Why we need to teach gender awareness in medicine - Marina Politis

In medicine, our research, trials and teaching still centre on the male body and experience.

Marina Politis
Marina Politis

For women, this can be deadly. In the last decade, more than 8,200 women in the UK have died from deaths which would have been preventable had they received the same standard of care as men, equating to two preventable gender gap-related deaths daily.

This is especially prevalent in cardiovascular disease. Whilst women live longer than men, they are more likely to die of heart attacks. Despite this, coronary heart disease is still perceived as a man’s disease. This isn’t about tragic tales of women’s individual symptoms being missed or their pain not being listened to, though, but one of structural failings, in a system which still sees men as the norm, and women as the other.

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When people think about heart attacks, the immediate image that comes to mind is often one of an elderly man clutching his chest and describing a crushing pain that radiates to their left arm, gasping for breath.

Women, on the other hand, are more likely to experience jaw, shoulder, or back pain, often accompanied by nausea or general malaise. This image, most likely, did not spring to mind. Despite women being 50 per cent of the population, this presentation is still seen as atypical.

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Due to the lack of awareness of female symptoms women may delay seeking medical help in a heart attack and are 50 per cent more likely than men to receive the wrong initial diagnosis. Furthermore, they are less likely to receive timely treatment or be prescribed preventative medications. Even when women do receive the same care as men, this care was often developed predominantly on men due to women’s historic exclusion of trials.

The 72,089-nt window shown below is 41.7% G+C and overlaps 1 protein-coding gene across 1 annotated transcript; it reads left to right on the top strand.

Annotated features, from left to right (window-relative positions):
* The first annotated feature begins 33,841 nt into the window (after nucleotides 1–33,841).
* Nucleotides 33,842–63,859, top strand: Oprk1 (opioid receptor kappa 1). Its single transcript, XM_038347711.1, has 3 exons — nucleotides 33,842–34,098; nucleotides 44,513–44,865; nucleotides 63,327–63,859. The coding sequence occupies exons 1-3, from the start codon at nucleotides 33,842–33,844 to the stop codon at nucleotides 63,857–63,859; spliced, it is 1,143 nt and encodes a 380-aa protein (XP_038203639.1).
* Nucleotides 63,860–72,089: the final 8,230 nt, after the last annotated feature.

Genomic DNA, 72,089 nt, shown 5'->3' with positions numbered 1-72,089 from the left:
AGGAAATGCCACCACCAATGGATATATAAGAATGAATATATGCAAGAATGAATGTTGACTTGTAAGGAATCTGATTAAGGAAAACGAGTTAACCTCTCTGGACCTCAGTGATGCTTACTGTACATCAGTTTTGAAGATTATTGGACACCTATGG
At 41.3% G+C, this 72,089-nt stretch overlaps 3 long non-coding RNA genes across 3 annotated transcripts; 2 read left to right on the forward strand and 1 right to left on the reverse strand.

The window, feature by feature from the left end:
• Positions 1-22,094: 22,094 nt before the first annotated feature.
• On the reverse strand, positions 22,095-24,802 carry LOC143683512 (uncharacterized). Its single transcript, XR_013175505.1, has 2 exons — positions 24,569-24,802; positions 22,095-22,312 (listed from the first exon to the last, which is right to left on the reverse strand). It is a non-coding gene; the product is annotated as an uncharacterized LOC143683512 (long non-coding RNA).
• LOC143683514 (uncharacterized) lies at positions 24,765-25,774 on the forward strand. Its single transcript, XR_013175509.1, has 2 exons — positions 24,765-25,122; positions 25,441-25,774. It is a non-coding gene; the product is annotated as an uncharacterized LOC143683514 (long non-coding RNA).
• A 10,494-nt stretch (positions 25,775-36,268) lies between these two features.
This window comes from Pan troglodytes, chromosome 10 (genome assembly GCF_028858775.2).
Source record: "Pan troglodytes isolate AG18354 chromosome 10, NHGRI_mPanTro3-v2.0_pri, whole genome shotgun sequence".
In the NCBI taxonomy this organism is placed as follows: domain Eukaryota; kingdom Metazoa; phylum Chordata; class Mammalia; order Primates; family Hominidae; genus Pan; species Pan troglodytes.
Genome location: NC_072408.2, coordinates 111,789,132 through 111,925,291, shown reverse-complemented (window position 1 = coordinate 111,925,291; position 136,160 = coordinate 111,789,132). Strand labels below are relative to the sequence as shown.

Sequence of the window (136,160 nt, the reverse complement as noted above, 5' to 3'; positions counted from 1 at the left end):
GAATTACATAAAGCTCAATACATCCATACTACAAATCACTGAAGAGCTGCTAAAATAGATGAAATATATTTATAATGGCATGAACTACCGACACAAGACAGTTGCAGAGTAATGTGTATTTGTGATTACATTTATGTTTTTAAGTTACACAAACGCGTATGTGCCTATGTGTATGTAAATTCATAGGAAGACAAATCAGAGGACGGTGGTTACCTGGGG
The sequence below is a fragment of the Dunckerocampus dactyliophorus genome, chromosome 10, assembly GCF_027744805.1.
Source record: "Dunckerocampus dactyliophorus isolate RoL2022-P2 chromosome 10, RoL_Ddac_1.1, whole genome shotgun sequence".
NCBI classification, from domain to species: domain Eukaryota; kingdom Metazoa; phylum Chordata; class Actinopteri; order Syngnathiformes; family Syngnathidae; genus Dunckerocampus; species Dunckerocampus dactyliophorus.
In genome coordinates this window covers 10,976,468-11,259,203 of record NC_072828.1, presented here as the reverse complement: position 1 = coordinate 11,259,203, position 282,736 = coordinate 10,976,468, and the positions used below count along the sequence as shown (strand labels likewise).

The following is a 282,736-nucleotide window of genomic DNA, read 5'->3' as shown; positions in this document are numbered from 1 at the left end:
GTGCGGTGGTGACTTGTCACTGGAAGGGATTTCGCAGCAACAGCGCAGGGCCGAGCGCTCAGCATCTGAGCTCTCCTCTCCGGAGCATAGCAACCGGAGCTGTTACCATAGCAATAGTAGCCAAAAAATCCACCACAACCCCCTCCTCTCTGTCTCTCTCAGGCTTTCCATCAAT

The perception of women as a mere deviation from the normal male, which represents the person, has plagued medicine throughout history. Eve was born from Adam’s rib and from Ancient Greece to the 17th century, female maladies were attributed to the wandering womb - an animal within an animal which supposedly wrought havoc as it bumped into women’s internal organs, giving rise to physical or mental symptoms.

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Whilst today, the uterus no longer wanders, women are still all too often reduced to their reproductive systems. Their symptoms often written off as psychological or a result of hormones running amok, women therefore face delayed or inappropriate care, and worse clinical outcomes. “Don’t be so hysterical” is a phrase not unfamiliar to many of us, but with the word hysteria coming from hystera, the Greek for womb, it denigrates women’s bodies and perpetuates stigma surrounding mental illness. Given this, it is more likely that the speaker calling a woman hysterical suffers from a case of sexism.

As a medical student, when I open a textbook, I am still confronted with predominantly male diagrams, learn about drugs and investigations developed primarily on men and practice examination skills on my male peers before my female peers.

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Men and women’s bodies are different, so we must stop treating them the same. There is a misconception that equality comes in the form of gender blindness, but this is not the case. We need gender awareness and it is time that our textbooks, teaching and trials serve and represent all of our patients.

Marina Politis is the deputy chair of the BMA’s Student Welfare Committee



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